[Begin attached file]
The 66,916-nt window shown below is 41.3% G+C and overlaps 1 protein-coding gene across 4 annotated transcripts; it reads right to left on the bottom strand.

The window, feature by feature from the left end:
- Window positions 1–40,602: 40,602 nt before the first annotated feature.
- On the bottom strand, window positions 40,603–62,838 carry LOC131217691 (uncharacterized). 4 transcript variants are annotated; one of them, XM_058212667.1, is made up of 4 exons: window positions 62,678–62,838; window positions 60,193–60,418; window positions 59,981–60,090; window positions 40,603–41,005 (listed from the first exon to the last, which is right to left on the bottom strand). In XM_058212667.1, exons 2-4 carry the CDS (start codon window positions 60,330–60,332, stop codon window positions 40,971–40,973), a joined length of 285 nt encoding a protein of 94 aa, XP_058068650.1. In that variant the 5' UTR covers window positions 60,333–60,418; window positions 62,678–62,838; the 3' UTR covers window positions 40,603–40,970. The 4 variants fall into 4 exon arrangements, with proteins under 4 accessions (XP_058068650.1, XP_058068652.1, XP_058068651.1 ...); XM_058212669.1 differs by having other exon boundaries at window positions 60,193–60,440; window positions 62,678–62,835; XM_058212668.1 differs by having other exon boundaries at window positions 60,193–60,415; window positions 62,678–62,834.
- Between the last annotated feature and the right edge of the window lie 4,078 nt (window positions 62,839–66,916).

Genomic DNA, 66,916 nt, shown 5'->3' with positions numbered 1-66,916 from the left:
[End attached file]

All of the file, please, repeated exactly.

The 66,916-nt window shown below is 41.3% G+C and overlaps 1 protein-coding gene across 4 annotated transcripts; it reads right to left on the bottom strand.

The window, feature by feature from the left end:
- Window positions 1–40,602: 40,602 nt before the first annotated feature.
- On the bottom strand, window positions 40,603–62,838 carry LOC131217691 (uncharacterized). 4 transcript variants are annotated; one of them, XM_058212667.1, is made up of 4 exons: window positions 62,678–62,838; window positions 60,193–60,418; window positions 59,981–60,090; window positions 40,603–41,005 (listed from the first exon to the last, which is right to left on the bottom strand). In XM_058212667.1, exons 2-4 carry the CDS (start codon window positions 60,330–60,332, stop codon window positions 40,971–40,973), a joined length of 285 nt encoding a protein of 94 aa, XP_058068650.1. In that variant the 5' UTR covers window positions 60,333–60,418; window positions 62,678–62,838; the 3' UTR covers window positions 40,603–40,970. The 4 variants fall into 4 exon arrangements, with proteins under 4 accessions (XP_058068650.1, XP_058068652.1, XP_058068651.1 ...); XM_058212669.1 differs by having other exon boundaries at window positions 60,193–60,440; window positions 62,678–62,835; XM_058212668.1 differs by having other exon boundaries at window positions 60,193–60,415; window positions 62,678–62,834.
- Between the last annotated feature and the right edge of the window lie 4,078 nt (window positions 62,839–66,916).

Genomic DNA, 66,916 nt, shown 5'->3' with positions numbered 1-66,916 from the left: